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    Pat you can deduct anything. The problem comes when you get audited and it may be construed as fraud. Can you say, nice Bubba??
     
  16. timb99

    timb99 Well-Known Member

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    Pat,

    I was teasing Bob Dodd for his use of a "non-word."
     
  17. TommyTEREX

    TommyTEREX Member

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    Pat, they paid for the back brace I wear while shooting, although my orthopedic surgeon, who`s also a shooter, didn`t tell them what I`d be using it for. LOL

    Tom R.
     
  18. Jeff P

    Jeff P Well-Known Member

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    Pat....Pat....Pat...

    You're coming at this the WRONG WAY. 180 degrees out. Which is rare for you, so I'll correct you.

    You're trying to get insurance to pay for building the trapgun to you. What you should be trying to do is get insurance to pay for BUILDING YOU TO THE TRAPGUN!!!!

    Most of us have adjustible stocks. Most of them don't work very well for many of us - and always at the critical times, too. Maybe the doctors can shape YOU to the STOCK, since doing it the other way around ain't working too well.

    A nip here, a tuck there, and you could have the classic stance of, say, a Dan Orlich. Or the vision of a Kay Ohye. The reflexes of an AAA sub-junior. The possibilities are endless.....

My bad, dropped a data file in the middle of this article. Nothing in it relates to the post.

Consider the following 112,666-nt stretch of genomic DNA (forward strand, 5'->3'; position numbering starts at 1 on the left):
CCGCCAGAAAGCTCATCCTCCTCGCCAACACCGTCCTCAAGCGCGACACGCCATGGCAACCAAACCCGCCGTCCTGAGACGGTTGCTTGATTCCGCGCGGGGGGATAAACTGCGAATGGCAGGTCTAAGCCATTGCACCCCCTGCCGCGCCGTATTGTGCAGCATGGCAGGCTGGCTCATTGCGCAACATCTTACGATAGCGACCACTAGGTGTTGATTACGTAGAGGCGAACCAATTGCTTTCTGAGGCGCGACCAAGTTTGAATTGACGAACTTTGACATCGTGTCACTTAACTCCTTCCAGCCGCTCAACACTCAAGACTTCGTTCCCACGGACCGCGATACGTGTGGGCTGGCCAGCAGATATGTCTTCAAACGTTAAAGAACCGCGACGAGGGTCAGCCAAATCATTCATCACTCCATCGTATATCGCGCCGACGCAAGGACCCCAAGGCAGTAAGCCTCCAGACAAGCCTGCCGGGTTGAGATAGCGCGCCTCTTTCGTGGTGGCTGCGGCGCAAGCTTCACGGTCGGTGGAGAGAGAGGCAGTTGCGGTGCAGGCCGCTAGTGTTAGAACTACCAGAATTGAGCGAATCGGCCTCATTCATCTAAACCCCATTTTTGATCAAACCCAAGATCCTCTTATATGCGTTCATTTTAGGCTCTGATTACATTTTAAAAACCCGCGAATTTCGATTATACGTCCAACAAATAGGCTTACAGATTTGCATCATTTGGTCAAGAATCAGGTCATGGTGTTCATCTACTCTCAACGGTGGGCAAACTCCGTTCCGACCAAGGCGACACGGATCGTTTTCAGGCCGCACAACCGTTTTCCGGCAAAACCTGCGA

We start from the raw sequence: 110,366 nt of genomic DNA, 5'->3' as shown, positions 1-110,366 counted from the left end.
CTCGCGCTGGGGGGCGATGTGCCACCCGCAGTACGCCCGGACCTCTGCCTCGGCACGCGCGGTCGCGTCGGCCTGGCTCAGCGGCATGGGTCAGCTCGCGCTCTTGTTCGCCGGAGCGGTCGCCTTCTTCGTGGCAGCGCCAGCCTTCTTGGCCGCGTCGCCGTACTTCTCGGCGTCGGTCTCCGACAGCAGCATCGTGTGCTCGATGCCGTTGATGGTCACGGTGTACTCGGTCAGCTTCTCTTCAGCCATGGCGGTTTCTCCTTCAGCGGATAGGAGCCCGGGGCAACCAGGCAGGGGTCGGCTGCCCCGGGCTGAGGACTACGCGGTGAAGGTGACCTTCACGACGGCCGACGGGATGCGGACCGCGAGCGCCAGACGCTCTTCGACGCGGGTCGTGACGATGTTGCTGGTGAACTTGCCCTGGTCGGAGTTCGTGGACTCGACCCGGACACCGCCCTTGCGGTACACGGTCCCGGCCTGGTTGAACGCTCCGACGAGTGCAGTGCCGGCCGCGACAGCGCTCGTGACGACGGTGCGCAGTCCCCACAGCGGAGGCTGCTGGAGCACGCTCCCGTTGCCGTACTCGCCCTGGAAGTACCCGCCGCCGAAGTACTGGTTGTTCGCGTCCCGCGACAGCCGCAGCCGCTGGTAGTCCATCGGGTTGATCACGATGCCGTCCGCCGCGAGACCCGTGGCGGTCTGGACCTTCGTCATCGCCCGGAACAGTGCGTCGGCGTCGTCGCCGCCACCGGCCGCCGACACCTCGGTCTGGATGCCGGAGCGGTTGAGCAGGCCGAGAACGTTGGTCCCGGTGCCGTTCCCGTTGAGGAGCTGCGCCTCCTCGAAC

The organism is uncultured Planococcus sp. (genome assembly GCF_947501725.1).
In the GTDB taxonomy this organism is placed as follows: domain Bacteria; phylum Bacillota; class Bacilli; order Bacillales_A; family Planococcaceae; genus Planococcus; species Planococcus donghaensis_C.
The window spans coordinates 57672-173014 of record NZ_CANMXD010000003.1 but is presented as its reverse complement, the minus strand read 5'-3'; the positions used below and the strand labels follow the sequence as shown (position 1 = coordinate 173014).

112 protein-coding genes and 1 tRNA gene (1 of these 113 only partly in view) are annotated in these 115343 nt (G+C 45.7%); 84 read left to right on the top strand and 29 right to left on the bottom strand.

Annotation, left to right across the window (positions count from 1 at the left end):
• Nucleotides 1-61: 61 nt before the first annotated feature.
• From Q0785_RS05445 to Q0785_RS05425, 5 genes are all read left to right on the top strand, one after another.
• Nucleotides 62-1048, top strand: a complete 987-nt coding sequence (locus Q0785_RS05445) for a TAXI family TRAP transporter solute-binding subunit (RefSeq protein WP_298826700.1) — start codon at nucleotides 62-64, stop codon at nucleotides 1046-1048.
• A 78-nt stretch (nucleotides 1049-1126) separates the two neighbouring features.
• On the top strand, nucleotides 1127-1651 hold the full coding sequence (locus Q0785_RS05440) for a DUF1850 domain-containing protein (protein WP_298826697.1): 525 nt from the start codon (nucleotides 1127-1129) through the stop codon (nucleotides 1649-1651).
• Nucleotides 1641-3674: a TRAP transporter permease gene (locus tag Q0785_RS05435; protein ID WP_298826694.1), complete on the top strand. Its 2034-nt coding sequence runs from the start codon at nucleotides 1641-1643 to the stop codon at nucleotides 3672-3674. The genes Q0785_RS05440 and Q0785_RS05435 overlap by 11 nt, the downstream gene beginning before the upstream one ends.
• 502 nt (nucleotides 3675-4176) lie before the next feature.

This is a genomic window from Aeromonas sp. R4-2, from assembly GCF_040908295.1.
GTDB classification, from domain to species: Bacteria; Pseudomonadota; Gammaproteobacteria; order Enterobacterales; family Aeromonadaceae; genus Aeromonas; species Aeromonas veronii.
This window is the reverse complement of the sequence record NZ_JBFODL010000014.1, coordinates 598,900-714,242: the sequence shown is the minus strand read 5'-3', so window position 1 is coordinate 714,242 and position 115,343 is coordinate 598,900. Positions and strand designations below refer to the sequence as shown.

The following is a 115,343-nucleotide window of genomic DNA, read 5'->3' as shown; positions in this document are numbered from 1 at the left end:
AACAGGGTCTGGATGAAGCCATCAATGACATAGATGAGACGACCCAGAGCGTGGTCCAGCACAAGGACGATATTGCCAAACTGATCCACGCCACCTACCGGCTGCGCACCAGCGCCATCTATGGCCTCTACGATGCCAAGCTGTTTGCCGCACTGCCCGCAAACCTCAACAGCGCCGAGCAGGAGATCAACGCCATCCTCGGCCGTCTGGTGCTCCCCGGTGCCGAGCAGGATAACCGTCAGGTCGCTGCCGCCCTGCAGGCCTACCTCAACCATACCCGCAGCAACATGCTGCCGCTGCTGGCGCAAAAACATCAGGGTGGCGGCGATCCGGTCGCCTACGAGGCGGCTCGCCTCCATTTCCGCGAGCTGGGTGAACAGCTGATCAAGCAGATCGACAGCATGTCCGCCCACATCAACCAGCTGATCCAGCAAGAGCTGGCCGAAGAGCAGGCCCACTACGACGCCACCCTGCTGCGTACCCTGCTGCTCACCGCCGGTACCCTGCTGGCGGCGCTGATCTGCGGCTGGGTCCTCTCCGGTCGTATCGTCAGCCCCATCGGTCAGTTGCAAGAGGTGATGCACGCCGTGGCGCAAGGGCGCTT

A dentist could shape a molor to clamp split shot, or fit your cheeks with leader straightening pads, or file a front tooth so you could easily bite WF-5F flyline.

    Gene Hill wrote a really funny article about this years ago...which I'm freely paraphrasing from.

    jeff
     
  19. BDodd

    BDodd TS Member

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    timb99, I got it and LOL'd. I'm also a punster so you may want to be prepared to roll your eyes once in a while; for example, "People in glass houses shouldn't stow thrones" (in the attic).....Bob Dodd
     
  20. BIGDON

    BIGDON Well-Known Member

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    If you run your shooting as a business then you just take it as a business expense. It isn't going to qualify as a Med. Expense unless shooting is/has been perscrbed as necessary by a Dr. Even though Gargle would try or wait until it was mis-priced.

    Don